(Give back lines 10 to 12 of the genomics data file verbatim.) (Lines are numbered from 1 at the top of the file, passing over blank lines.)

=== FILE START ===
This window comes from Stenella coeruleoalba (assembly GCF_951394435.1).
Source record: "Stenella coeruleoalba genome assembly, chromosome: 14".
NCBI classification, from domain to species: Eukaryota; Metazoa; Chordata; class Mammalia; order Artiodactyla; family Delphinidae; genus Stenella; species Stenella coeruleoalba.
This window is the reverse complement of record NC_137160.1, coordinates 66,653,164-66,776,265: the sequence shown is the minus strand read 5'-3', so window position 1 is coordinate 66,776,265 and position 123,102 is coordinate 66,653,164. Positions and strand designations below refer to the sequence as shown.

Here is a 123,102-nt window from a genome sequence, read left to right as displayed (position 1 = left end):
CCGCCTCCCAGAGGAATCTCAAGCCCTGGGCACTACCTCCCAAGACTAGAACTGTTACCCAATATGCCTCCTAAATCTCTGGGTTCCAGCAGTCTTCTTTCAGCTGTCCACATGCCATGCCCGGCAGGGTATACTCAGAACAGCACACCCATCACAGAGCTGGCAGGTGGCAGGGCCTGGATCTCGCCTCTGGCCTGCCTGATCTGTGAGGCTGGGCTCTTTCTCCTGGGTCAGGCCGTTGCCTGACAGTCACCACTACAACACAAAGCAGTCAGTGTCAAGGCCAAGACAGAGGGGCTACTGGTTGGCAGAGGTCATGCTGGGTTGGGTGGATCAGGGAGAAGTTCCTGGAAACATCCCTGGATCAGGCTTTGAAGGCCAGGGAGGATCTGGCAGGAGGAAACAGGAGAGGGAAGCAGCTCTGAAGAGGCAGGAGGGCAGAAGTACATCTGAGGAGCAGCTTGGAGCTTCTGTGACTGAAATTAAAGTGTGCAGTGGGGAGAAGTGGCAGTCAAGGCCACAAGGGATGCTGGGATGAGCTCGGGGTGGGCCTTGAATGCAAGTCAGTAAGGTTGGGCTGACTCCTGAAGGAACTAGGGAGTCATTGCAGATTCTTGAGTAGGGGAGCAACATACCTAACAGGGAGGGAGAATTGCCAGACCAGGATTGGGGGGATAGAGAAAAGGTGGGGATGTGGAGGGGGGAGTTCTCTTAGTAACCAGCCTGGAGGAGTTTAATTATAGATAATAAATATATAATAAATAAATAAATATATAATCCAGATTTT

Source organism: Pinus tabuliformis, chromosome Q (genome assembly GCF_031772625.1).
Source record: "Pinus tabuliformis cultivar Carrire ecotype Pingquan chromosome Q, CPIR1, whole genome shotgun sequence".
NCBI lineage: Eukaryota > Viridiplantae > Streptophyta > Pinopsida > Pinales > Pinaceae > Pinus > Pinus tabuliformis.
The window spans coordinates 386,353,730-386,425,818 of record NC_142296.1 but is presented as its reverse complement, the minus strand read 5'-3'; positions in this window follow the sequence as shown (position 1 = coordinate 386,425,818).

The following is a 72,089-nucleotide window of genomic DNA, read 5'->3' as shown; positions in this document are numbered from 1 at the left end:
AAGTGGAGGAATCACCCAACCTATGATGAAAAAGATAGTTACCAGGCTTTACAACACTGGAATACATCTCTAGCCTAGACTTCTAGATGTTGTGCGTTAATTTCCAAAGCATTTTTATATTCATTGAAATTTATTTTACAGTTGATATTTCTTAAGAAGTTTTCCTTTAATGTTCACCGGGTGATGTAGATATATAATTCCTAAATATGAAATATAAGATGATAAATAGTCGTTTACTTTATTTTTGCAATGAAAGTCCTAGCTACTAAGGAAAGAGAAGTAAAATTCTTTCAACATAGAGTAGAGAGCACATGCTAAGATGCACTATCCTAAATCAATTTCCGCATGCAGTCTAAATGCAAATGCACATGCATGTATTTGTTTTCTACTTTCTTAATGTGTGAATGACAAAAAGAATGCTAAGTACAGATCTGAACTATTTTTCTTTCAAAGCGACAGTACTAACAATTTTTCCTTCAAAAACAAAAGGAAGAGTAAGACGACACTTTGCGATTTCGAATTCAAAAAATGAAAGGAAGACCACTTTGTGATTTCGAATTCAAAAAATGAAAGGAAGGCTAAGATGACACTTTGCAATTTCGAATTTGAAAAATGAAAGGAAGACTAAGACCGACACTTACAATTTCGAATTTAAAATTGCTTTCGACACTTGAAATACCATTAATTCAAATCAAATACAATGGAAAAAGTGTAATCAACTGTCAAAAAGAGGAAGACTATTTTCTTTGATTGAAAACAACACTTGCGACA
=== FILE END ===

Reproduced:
The window spans coordinates 386,353,730-386,425,818 of record NC_142296.1 but is presented as its reverse complement, the minus strand read 5'-3'; positions in this window follow the sequence as shown (position 1 = coordinate 386,425,818).

The following is a 72,089-nucleotide window of genomic DNA, read 5'->3' as shown; positions in this document are numbered from 1 at the left end:
AAGTGGAGGAATCACCCAACCTATGATGAAAAAGATAGTTACCAGGCTTTACAACACTGGAATACATCTCTAGCCTAGACTTCTAGATGTTGTGCGTTAATTTCCAAAGCATTTTTATATTCATTGAAATTTATTTTACAGTTGATATTTCTTAAGAAGTTTTCCTTTAATGTTCACCGGGTGATGTAGATATATAATTCCTAAATATGAAATATAAGATGATAAATAGTCGTTTACTTTATTTTTGCAATGAAAGTCCTAGCTACTAAGGAAAGAGAAGTAAAATTCTTTCAACATAGAGTAGAGAGCACATGCTAAGATGCACTATCCTAAATCAATTTCCGCATGCAGTCTAAATGCAAATGCACATGCATGTATTTGTTTTCTACTTTCTTAATGTGTGAATGACAAAAAGAATGCTAAGTACAGATCTGAACTATTTTTCTTTCAAAGCGACAGTACTAACAATTTTTCCTTCAAAAACAAAAGGAAGAGTAAGACGACACTTTGCGATTTCGAATTCAAAAAATGAAAGGAAGACCACTTTGTGATTTCGAATTCAAAAAATGAAAGGAAGGCTAAGATGACACTTTGCAATTTCGAATTTGAAAAATGAAAGGAAGACTAAGACCGACACTTACAATTTCGAATTTAAAATTGCTTTCGACACTTGAAATACCATTAATTCAAATCAAATACAATGGAAAAAGTGTAATCAACTGTCAAAAAGAGGAAGACTATTTTCTTTGATTGAAAACAACACTTGCGACA